On Monday, Milchan said the gifts didn’t affect his friendship with the Netanyahus until a police investigation was opened and at which point, he said he realized the gifts were “excessive.”

Asked whether he had ever refused a request for gifts, Milchan said: “Not that I remember.”

Milchan also again stressed that he considered the Netanyahus friends, but recounted that he told police he felt uncomfortable that his gifts were not reciprocated.

Opening Monday’s hearing, lead prosecutor Liat Ben Ari asked Milchan about a piece of jewelry he had bought for Sara Netanyahu that allegedly cost NIS 10,000 ($2,760). Milchan said he didn’t remember the exact amount but believed it was less than that.

Ben Ari then asked him about gifts that Australian billionaire James Packer gave to the couple. Milchan explained that he introduced Packer to Netanyahu as he saw the Australian as an important contact for Israel to help with the economy and international relations.

“I know that Packer really wanted to be connected and to endear himself to Netanyahu,” Milchan said.

“I know he’s more generous than me,” Milchan added, saying that for Packer, NIS 100,000 ($27,600) “seemed like a small amount.”

The indictment accuses Netanyahu of using his influence to assist Milchan to secure a US visa extension by drawing on his diplomatic contacts, including former US Secretary of State John Kerry.

Prosecutors also accuse Netanyahu of working to push legislation that would have granted Milchan millions in tax breaks.

Arnon Milchan (left) and Benjamin Netanyahu at a press conference in the Knesset, on March 28, 2005. (Flash90/ File)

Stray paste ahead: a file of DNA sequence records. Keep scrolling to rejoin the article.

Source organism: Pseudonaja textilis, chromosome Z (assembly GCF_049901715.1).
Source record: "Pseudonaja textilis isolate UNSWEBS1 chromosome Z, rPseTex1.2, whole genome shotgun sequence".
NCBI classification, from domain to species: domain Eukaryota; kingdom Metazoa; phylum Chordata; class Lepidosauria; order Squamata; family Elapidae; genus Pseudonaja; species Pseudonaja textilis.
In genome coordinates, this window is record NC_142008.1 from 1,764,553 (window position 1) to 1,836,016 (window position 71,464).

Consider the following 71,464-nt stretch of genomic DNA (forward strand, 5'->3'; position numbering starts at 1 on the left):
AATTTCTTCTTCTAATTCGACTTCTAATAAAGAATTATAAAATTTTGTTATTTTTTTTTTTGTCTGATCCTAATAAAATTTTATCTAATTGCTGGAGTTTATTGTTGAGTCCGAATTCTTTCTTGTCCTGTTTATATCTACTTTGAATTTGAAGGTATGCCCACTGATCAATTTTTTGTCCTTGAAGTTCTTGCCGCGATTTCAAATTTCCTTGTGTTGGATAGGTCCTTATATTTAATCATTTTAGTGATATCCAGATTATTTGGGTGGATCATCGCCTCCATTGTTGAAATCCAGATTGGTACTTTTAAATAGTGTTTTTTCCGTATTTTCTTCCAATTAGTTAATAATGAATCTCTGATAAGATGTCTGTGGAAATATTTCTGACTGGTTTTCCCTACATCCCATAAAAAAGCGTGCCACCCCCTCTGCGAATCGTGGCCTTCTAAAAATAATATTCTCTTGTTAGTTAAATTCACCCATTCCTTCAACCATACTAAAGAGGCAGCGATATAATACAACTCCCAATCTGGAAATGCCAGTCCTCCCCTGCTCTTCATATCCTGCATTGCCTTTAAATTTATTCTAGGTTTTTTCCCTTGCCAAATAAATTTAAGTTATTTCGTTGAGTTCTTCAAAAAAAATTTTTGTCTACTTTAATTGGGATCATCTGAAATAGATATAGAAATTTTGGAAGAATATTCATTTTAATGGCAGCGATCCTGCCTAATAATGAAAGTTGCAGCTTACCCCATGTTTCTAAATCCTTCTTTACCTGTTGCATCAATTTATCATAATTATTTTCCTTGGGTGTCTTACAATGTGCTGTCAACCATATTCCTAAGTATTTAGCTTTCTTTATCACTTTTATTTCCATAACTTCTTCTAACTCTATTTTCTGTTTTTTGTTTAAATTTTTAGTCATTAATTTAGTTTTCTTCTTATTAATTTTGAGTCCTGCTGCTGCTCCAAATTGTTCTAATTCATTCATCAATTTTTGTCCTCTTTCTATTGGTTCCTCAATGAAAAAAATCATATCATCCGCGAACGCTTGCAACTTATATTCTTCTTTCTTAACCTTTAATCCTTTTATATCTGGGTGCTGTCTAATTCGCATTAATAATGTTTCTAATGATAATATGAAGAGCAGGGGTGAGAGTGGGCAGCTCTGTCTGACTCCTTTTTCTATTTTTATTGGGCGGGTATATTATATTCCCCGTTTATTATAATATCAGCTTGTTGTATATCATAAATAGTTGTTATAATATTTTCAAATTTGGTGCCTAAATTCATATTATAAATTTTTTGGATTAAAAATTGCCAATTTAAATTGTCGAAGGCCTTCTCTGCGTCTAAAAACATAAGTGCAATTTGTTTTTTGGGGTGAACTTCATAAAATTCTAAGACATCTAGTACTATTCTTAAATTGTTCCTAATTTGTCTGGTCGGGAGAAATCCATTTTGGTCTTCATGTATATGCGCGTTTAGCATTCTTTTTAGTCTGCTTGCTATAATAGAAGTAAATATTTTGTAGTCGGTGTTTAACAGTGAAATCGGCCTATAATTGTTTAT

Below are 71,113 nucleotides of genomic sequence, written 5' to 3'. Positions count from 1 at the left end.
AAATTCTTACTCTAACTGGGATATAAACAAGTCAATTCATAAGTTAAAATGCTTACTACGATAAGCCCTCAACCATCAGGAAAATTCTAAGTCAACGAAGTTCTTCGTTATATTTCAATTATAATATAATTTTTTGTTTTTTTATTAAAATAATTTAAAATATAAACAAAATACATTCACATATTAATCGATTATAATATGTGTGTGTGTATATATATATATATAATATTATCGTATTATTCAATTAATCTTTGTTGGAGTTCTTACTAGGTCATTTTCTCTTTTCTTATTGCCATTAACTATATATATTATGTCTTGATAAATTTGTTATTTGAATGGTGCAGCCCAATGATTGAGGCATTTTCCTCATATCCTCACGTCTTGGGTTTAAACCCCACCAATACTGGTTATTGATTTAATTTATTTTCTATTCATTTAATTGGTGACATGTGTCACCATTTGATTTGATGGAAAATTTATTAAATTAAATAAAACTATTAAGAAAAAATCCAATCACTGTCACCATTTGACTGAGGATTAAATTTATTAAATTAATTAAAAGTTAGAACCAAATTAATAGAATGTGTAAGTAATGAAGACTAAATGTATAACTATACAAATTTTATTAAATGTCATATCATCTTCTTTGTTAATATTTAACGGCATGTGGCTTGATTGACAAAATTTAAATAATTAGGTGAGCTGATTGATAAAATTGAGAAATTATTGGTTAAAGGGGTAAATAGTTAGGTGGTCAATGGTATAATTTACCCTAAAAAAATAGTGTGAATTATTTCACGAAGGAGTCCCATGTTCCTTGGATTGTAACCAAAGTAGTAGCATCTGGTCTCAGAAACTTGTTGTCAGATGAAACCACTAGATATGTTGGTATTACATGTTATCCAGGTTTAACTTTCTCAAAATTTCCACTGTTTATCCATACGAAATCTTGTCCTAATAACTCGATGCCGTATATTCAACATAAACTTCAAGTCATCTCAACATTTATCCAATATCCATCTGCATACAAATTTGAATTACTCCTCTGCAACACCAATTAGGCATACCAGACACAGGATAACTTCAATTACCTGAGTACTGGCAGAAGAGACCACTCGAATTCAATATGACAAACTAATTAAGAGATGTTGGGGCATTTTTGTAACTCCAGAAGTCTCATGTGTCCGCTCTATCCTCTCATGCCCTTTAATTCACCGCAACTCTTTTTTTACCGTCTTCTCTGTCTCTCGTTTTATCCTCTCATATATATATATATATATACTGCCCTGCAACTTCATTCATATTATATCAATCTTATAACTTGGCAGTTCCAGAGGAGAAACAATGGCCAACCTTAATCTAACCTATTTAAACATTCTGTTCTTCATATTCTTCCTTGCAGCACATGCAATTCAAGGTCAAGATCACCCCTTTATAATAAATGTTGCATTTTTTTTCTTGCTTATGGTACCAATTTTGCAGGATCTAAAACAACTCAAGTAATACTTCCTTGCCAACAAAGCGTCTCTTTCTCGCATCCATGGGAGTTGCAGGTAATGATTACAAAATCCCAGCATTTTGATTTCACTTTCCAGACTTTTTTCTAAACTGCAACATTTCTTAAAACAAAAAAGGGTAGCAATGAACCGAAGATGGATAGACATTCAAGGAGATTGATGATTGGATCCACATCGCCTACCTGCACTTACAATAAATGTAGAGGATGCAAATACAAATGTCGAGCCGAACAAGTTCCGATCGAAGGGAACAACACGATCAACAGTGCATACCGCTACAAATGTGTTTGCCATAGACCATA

Milchan testified Monday that he had turned to Netanyahu and many others — including current opposition leader Yair Lapid — for help about the visa extension. He said Kerry called him one day and met with him at a hotel. Describing Kerry as a good friend, he said he was told Kerry could not help.

Milchan confirmed that on one occasion, he arrived at the Netanyahus’ official residence in Jerusalem with champagne and cigars and asked the premier during a meeting if there was anything new regarding his visa, whereupon Netanyahu told his aide Ari Harow — now a state witness in the case — to find out.

Milchan said Netanyahu eventually said he couldn’t help, but told him to seek assistance from then-US envoy to Israel Dan Shapiro, who helped resolve the matter. It was unknown whether Netanyahu had spoken to Shapiro about the visa.

Regarding the tax breaks granted to returning Israelis, Milchan said that he spoke in 2013 with then finance minister Yair Lapid about it. He then spoke to Netanyahu who, he said, told him he would talk to Lapid about it too. Lapid testified last week about his involvement in the tax break issue.

Several times during the questioning, Ben Ari — apparently unsatisfied with Milchan’s deviation from what he had said earlier — asked Milchan whether she should “refresh” his memory on a certain topic.

Ben Ari asked Milchan why he eventually stopped supplying the Netanyahus with gifts, but he responded he couldn’t remember. The prosecutor then prompted him by citing remarks he had made during his investigation when he said “it could be that I was a less welcome guest at Balfour,” the prime minister’s official residence on Balfour Street in Jerusalem.